Treat me like a number? I’ll return the favor. This job will quickly become nothing more than my rent payment. I’ll start living for Friday and counting down the minutes until 5. After a few months of that, I’ll probably have a drunken epiphany and realize I want more out of my life than this.

Then I’ll prove your assumptions right. 8 months in, I’ll quit and leave. Or worse, I’ll quit and stay, just like Donna-Do-Nothing.

That’s not good for either of us. Here’s what you need to know:

I was raised to believe I could change the world. I’m desperate for you to show me that the work we do here matters, even just a little bit. I’ll make copies, I’ll fetch coffee, I’ll do the grunt work. But I’m not doing it to help you get a new Mercedes.

I’ll give you everything I’ve got, but I need to know it makes a difference to something bigger than your bottom line.

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Signed,

A Millennial

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The millennials are telling us what we already know in our hearts to be true. People want to make money; they also want to make a difference. Successful leaders put purpose before profit, and they wind up with teams who drive revenue through the roof.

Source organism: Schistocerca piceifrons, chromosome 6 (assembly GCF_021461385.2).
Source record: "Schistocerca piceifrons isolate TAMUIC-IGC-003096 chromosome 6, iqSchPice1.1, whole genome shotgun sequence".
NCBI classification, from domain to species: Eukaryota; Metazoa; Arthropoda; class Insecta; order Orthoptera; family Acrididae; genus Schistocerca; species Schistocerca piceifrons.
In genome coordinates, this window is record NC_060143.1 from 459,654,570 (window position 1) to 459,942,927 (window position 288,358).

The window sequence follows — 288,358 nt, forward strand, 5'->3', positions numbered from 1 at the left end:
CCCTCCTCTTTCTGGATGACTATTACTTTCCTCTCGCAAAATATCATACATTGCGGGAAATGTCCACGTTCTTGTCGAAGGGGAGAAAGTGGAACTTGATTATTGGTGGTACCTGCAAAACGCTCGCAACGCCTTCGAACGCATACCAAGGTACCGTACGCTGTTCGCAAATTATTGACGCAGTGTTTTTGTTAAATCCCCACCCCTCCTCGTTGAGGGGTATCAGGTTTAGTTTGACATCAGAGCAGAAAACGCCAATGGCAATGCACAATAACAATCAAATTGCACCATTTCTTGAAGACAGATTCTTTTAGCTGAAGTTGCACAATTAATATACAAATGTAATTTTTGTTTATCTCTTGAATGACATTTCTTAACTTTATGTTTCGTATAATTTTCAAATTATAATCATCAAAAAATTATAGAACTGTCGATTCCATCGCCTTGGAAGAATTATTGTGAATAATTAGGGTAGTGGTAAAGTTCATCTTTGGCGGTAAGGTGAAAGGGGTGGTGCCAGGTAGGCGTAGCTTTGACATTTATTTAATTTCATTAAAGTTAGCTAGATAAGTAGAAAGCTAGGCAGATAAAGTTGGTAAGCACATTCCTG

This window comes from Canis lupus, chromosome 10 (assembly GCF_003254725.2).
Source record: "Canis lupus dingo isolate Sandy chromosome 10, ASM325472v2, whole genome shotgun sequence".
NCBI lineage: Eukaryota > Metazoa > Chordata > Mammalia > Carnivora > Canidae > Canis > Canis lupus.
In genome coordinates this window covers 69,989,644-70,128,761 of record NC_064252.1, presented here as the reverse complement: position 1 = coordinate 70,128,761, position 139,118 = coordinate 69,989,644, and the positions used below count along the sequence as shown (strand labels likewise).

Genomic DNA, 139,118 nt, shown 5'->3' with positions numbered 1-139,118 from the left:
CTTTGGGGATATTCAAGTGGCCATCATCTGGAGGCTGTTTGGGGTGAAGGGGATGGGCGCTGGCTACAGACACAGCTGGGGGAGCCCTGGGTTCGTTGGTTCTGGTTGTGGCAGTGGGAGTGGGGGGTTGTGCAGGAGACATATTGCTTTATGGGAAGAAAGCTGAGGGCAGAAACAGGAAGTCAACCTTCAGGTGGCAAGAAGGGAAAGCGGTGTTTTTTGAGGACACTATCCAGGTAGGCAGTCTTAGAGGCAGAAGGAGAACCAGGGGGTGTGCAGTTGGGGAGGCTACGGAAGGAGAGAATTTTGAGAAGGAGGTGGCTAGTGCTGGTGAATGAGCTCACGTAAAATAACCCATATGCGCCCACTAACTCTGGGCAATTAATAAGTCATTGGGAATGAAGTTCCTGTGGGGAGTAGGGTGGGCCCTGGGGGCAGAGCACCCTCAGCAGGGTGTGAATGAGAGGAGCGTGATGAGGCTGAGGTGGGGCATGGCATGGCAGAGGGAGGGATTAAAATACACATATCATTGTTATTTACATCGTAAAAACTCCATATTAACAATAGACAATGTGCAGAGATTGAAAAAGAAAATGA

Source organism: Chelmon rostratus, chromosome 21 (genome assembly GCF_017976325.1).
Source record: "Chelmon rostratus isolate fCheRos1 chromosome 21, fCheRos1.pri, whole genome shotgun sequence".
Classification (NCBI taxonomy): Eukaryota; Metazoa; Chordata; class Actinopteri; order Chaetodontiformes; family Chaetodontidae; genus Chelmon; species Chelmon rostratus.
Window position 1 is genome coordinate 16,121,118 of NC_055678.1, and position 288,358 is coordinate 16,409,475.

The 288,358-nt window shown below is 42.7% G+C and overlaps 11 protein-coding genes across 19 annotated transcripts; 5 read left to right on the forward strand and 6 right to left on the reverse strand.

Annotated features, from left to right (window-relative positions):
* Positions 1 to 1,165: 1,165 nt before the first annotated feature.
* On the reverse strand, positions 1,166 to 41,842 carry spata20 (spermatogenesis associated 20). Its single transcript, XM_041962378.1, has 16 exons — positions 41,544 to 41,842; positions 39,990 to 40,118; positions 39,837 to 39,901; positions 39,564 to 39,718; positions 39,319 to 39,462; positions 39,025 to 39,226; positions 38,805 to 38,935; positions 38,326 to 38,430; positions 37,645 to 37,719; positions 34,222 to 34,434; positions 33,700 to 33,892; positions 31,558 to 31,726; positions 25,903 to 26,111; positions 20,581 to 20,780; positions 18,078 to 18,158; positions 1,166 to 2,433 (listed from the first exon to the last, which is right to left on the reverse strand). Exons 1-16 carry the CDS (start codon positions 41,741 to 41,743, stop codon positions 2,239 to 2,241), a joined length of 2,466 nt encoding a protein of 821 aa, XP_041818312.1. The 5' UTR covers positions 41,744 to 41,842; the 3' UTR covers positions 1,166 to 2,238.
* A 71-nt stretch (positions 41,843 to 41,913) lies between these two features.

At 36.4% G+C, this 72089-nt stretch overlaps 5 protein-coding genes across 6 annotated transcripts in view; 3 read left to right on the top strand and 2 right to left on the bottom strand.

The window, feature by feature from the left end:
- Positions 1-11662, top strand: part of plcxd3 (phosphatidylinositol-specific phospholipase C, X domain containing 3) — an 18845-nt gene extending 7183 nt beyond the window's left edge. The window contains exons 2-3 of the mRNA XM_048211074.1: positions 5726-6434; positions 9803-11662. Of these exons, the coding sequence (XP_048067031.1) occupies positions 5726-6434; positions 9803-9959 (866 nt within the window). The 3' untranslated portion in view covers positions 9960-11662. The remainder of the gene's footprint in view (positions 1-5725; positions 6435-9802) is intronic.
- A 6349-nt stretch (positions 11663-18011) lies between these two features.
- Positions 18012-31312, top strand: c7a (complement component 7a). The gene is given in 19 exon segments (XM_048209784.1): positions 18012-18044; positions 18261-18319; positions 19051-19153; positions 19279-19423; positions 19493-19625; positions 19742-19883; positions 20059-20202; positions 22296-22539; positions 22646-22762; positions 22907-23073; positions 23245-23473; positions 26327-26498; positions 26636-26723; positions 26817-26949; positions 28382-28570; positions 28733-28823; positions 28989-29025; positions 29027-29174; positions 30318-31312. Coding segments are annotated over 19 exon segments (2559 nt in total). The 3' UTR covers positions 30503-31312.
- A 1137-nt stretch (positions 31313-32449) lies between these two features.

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This article was co-written with Elizabeth McLeod, a millennial and cum laude graduate of Boston University, and daughter of Lisa Earle McLeod.

Lisa Earle McLeod is the creator of the popular business concept Noble Purpose and author of the bestselling books, SELLING WITH NOBLE PURPOSE and LEADING WITH NOBLE PURPOSE. Lisa is a sales leadership consultant and keynote speaker who helps organizations improve competitive differentiation and emotional engagement. www.mcleodandmore.com

This article previously appeared in Forbes

Image credit: Lisa Earle McLeod

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Also by Lisa Earle McLeod:

Chicago Venture Magazine is a publication of Nathaniel Press www.ChicagoVentureMagazine.com Comments and re-posts in full or in part are welcomed and encouraged if accompanied by attribution and a web link. This is not investment advice. We do not guarantee accuracy. Please perform your own due diligence. It’s not our fault if you lose money.